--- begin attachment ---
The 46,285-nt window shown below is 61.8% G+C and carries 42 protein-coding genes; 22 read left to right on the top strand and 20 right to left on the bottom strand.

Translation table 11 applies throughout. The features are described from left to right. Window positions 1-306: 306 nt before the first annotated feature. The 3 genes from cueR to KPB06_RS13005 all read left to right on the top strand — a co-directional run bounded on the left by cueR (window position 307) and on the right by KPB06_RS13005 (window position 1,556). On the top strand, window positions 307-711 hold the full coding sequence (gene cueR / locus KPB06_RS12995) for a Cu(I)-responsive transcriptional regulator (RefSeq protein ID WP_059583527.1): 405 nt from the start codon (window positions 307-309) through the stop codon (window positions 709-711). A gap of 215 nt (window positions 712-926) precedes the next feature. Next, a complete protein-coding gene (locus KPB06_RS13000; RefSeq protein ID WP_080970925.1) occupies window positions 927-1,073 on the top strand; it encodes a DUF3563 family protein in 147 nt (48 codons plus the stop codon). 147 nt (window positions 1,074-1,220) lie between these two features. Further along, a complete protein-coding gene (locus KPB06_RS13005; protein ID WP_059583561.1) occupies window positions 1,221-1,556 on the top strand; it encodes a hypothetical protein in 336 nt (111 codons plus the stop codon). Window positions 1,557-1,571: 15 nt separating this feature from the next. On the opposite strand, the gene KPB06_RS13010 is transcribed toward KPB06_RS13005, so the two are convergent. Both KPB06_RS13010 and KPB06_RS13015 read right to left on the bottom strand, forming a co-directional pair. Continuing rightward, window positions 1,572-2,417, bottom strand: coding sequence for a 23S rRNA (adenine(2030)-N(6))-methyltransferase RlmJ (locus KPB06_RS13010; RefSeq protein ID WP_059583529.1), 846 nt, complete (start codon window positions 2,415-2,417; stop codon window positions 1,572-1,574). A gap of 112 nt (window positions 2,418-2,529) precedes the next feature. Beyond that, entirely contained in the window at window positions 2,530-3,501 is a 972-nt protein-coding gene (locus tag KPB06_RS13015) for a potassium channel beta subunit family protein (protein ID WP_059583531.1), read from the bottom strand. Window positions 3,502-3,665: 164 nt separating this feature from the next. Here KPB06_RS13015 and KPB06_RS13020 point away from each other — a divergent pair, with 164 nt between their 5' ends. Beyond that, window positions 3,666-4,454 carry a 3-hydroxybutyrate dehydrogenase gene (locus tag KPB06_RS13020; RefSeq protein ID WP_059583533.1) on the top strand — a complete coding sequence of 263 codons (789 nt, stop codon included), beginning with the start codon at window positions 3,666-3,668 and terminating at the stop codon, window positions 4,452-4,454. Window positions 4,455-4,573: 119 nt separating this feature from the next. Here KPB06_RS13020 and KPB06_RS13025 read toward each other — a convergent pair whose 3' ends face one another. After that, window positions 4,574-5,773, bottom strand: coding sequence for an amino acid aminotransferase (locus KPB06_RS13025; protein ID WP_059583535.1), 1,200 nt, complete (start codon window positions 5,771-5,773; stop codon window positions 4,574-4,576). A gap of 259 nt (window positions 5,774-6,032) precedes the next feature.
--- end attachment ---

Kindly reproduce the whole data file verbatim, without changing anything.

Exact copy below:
The 46,285-nt window shown below is 61.8% G+C and carries 42 protein-coding genes; 22 read left to right on the top strand and 20 right to left on the bottom strand.

Translation table 11 applies throughout. The features are described from left to right. Window positions 1-306: 306 nt before the first annotated feature. The 3 genes from cueR to KPB06_RS13005 all read left to right on the top strand — a co-directional run bounded on the left by cueR (window position 307) and on the right by KPB06_RS13005 (window position 1,556). On the top strand, window positions 307-711 hold the full coding sequence (gene cueR / locus KPB06_RS12995) for a Cu(I)-responsive transcriptional regulator (RefSeq protein ID WP_059583527.1): 405 nt from the start codon (window positions 307-309) through the stop codon (window positions 709-711). A gap of 215 nt (window positions 712-926) precedes the next feature. Next, a complete protein-coding gene (locus KPB06_RS13000; RefSeq protein ID WP_080970925.1) occupies window positions 927-1,073 on the top strand; it encodes a DUF3563 family protein in 147 nt (48 codons plus the stop codon). 147 nt (window positions 1,074-1,220) lie between these two features. Further along, a complete protein-coding gene (locus KPB06_RS13005; protein ID WP_059583561.1) occupies window positions 1,221-1,556 on the top strand; it encodes a hypothetical protein in 336 nt (111 codons plus the stop codon). Window positions 1,557-1,571: 15 nt separating this feature from the next. On the opposite strand, the gene KPB06_RS13010 is transcribed toward KPB06_RS13005, so the two are convergent. Both KPB06_RS13010 and KPB06_RS13015 read right to left on the bottom strand, forming a co-directional pair. Continuing rightward, window positions 1,572-2,417, bottom strand: coding sequence for a 23S rRNA (adenine(2030)-N(6))-methyltransferase RlmJ (locus KPB06_RS13010; RefSeq protein ID WP_059583529.1), 846 nt, complete (start codon window positions 2,415-2,417; stop codon window positions 1,572-1,574). A gap of 112 nt (window positions 2,418-2,529) precedes the next feature. Beyond that, entirely contained in the window at window positions 2,530-3,501 is a 972-nt protein-coding gene (locus tag KPB06_RS13015) for a potassium channel beta subunit family protein (protein ID WP_059583531.1), read from the bottom strand. Window positions 3,502-3,665: 164 nt separating this feature from the next. Here KPB06_RS13015 and KPB06_RS13020 point away from each other — a divergent pair, with 164 nt between their 5' ends. Beyond that, window positions 3,666-4,454 carry a 3-hydroxybutyrate dehydrogenase gene (locus tag KPB06_RS13020; RefSeq protein ID WP_059583533.1) on the top strand — a complete coding sequence of 263 codons (789 nt, stop codon included), beginning with the start codon at window positions 3,666-3,668 and terminating at the stop codon, window positions 4,452-4,454. Window positions 4,455-4,573: 119 nt separating this feature from the next. Here KPB06_RS13020 and KPB06_RS13025 read toward each other — a convergent pair whose 3' ends face one another. After that, window positions 4,574-5,773, bottom strand: coding sequence for an amino acid aminotransferase (locus KPB06_RS13025; protein ID WP_059583535.1), 1,200 nt, complete (start codon window positions 5,771-5,773; stop codon window positions 4,574-4,576). A gap of 259 nt (window positions 5,774-6,032) precedes the next feature.